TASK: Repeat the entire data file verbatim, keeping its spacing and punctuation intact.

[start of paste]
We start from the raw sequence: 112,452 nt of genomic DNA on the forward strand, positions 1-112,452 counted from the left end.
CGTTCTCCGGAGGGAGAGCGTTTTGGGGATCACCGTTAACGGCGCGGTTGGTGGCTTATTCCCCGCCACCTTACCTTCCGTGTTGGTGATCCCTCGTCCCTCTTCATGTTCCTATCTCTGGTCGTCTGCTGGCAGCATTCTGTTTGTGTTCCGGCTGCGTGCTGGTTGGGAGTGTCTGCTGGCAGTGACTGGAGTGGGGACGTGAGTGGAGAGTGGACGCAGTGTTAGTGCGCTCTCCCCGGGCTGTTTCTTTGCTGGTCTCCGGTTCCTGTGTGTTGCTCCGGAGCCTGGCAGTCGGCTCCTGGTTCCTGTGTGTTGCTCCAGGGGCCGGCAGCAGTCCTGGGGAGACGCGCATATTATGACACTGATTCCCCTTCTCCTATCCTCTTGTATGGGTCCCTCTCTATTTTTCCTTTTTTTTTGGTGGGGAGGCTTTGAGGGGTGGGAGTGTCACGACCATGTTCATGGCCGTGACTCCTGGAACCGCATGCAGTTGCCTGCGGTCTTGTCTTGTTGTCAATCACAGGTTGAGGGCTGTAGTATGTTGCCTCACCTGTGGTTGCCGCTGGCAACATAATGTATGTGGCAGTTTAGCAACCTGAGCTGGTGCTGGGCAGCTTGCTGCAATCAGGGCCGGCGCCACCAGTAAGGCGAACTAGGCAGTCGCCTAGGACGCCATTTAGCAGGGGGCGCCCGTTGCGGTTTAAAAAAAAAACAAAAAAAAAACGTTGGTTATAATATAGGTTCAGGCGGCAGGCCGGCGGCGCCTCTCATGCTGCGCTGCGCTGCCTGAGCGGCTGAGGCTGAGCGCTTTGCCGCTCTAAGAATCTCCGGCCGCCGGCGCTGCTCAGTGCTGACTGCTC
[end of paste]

We start from the raw sequence: 112,452 nt of genomic DNA on the forward strand, positions 1-112,452 counted from the left end.
CGTTCTCCGGAGGGAGAGCGTTTTGGGGATCACCGTTAACGGCGCGGTTGGTGGCTTATTCCCCGCCACCTTACCTTCCGTGTTGGTGATCCCTCGTCCCTCTTCATGTTCCTATCTCTGGTCGTCTGCTGGCAGCATTCTGTTTGTGTTCCGGCTGCGTGCTGGTTGGGAGTGTCTGCTGGCAGTGACTGGAGTGGGGACGTGAGTGGAGAGTGGACGCAGTGTTAGTGCGCTCTCCCCGGGCTGTTTCTTTGCTGGTCTCCGGTTCCTGTGTGTTGCTCCGGAGCCTGGCAGTCGGCTCCTGGTTCCTGTGTGTTGCTCCAGGGGCCGGCAGCAGTCCTGGGGAGACGCGCATATTATGACACTGATTCCCCTTCTCCTATCCTCTTGTATGGGTCCCTCTCTATTTTTCCTTTTTTTTTGGTGGGGAGGCTTTGAGGGGTGGGAGTGTCACGACCATGTTCATGGCCGTGACTCCTGGAACCGCATGCAGTTGCCTGCGGTCTTGTCTTGTTGTCAATCACAGGTTGAGGGCTGTAGTATGTTGCCTCACCTGTGGTTGCCGCTGGCAACATAATGTATGTGGCAGTTTAGCAACCTGAGCTGGTGCTGGGCAGCTTGCTGCAATCAGGGCCGGCGCCACCAGTAAGGCGAACTAGGCAGTCGCCTAGGACGCCATTTAGCAGGGGGCGCCCGTTGCGGTTTAAAAAAAAAACAAAAAAAAAACGTTGGTTATAATATAGGTTCAGGCGGCAGGCCGGCGGCGCCTCTCATGCTGCGCTGCGCTGCCTGAGCGGCTGAGGCTGAGCGCTTTGCCGCTCTAAGAATCTCCGGCCGCCGGCGCTGCTCAGTGCTGACTGCTC